Is there a need for a paradigm shift in school sports programming?

Free Kick

The current mindset of school sports is designed for short term competitive performance, but is there associated long term benefits from this?

While this mindset may facilitate performance in the early years it may be detrimental to the optimal development of the young athlete and compromise future performance. Moreover, it is likely to lead to burnout and possibly increase their relative risk of sustaining overuse injuries in their young careers. (Jefferys, I. 2008; SCJ)

“It is evident that many / most 1st  year high school’ers lack much basic fitness and athleticism, thus starting out on a very low base level of physical fitness and possibly technical skill. Even though to some degree general sports skill may be fairly well developed, the same is often not true for fundamental movement patterns. Therefore, the need for effective programming to redress these issues is paramount and possibly requires a new model of development to be devised which builds these elements into long term model rather than a short term “fix”.” (Jefferys, I. 2008; SCJ)

What are your thoughts?

Wayne Lombard

5 comments

  1. Jason Tee

    Hi Wayne,

    I’m faced with this problem all the time eg. A bowler with decent skill level, who can’t do a push up and starts spraying it in his third over when fatigue sets in.

    In school environments, there is a constant battle for time between “skills” coaches and “conditioning” coaches. My feeling is that any sub elite level sports practice should spend 30-40% time developing physical attributes like strength and endurance. Unfortunately, when people are appointed to coach cricket for eg., they want to teach batting and bowling and take no responsibility for a child’s physical development.

    While I’m grateful for the industry that has been created as a result of this type of approach, it is flawed. No school can provide an adequate number of conditioning sessions with a conditioning professional to service all the children in the school.

    Coaches can’t just be skill coaches! Especially at junior level, there needs to be holistic development of participants, and this needs to be better reflected in our coaching structures, qualifications and appointments. Everyone needs to look beyond their game and realize that great athletes are invaluable in all sports.

    • rugbyscience

      Hi Jason, I couldn’t agree more. We have spent this year consulting to many schools explaining that its not ok to allow young athlete to be exposed to endless hours of sports training without considering that they actually need to spend time preparing their bodies physically for the forces that they may be exposed to during their relative sports.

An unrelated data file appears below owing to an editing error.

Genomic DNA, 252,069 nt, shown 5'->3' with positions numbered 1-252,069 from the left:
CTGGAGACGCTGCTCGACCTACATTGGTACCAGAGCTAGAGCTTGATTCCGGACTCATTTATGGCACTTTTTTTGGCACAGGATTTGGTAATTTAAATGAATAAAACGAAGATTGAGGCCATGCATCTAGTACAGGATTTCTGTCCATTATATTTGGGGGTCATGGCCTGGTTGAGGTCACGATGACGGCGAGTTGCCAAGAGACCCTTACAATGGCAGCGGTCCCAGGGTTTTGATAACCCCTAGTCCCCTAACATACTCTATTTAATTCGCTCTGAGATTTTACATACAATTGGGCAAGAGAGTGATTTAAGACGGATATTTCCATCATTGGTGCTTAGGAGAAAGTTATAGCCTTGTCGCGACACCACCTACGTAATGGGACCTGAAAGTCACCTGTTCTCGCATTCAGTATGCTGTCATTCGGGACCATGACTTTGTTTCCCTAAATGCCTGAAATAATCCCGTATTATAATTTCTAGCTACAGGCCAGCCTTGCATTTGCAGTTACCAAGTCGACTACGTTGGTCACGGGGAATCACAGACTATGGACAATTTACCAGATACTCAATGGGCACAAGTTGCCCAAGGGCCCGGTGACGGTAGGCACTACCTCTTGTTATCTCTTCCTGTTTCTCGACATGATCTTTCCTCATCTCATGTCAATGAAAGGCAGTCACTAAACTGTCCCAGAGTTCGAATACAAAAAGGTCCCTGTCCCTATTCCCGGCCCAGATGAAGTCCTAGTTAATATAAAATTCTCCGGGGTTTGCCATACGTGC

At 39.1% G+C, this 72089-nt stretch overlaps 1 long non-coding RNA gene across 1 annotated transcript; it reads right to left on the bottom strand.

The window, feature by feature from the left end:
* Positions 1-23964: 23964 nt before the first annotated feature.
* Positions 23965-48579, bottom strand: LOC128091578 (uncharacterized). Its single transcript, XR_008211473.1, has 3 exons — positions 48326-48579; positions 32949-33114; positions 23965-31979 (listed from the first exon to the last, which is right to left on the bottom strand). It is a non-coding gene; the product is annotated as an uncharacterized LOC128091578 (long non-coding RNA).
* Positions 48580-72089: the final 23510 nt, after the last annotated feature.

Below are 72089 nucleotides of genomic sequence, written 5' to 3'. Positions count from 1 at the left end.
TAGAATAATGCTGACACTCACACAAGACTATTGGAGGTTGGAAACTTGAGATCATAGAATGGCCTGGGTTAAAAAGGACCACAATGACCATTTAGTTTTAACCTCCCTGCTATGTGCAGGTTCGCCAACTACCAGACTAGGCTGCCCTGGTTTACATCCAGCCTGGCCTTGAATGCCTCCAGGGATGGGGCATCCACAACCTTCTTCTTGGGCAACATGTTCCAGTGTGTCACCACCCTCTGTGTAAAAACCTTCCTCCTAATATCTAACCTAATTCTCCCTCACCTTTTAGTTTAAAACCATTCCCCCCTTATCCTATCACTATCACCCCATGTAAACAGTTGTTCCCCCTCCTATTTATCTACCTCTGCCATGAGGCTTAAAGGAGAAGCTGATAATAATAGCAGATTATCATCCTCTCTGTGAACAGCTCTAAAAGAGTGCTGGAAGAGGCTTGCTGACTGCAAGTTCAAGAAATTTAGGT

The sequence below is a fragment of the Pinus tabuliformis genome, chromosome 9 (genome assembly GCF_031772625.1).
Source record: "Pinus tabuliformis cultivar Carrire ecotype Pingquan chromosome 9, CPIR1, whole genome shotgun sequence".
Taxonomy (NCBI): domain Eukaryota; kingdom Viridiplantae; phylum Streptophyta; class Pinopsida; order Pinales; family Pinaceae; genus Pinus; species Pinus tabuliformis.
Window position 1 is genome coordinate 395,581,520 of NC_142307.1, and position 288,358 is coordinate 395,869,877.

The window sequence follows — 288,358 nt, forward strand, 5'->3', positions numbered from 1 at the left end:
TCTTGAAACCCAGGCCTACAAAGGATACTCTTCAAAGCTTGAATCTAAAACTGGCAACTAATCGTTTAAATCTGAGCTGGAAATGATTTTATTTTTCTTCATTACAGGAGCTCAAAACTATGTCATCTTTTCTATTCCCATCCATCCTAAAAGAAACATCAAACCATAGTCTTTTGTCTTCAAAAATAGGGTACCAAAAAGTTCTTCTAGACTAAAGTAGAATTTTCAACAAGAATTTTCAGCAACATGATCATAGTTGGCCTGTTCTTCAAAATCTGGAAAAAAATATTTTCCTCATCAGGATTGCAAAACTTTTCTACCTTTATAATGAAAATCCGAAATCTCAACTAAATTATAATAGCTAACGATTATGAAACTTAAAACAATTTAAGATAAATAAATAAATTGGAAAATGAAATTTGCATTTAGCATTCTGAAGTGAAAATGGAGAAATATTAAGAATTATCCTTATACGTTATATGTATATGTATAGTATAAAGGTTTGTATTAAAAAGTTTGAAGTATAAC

An even bigger problem exist when we see multi-sport athletes in a single season, where coach are ending up fighting for the same athlete.

      The only way is through an athlete centred approach were immediate success is not the primary focus. Schools need to “Start with the end in mind”, meaning that they need to decide what “product” (athlete) they are wanting to produce at the end of their schooling career. And then all efforts must be made to ensure that the process are put in place to allow the athlete to grow and mature not only in skill level but in physicality as well.

      Hopefully through continuous education we can eventually get this message across.

      Regards
      Wayne

  2. Sean

    I agree. This brings to mind a term ‘long term athletic development’ and the focus areas of preparation and prevention. Performance after that! It also means we need to educate and train differently.

    • rugbyscience

      Hi Sean, very well said. Funny enough there is a lot of information available on LTAD, but schools seem to turn a “blind eye” on the actual message it brings.

      As long as winning and immediate success is on the forefront of our educators minds at primary and junior high school I think we are missing the boat completely.

      Schools, teachers and coaches need to be educated on the benefits of athletic development and the problems that occur with over loading youth athletes with sports training.

      Possibly a good physical education structure may be a means to solve this problem. 3 lessons a week, focusing on athletic development?

      Regards
      Wayne

  3. Sean Surmon

    Hi Wayne,

    Agreed! PE classes at school with a fundamental focus around gymnastics – I was fortunate to experience this in my primary and high school till early 90’s, and then it all disappeared.

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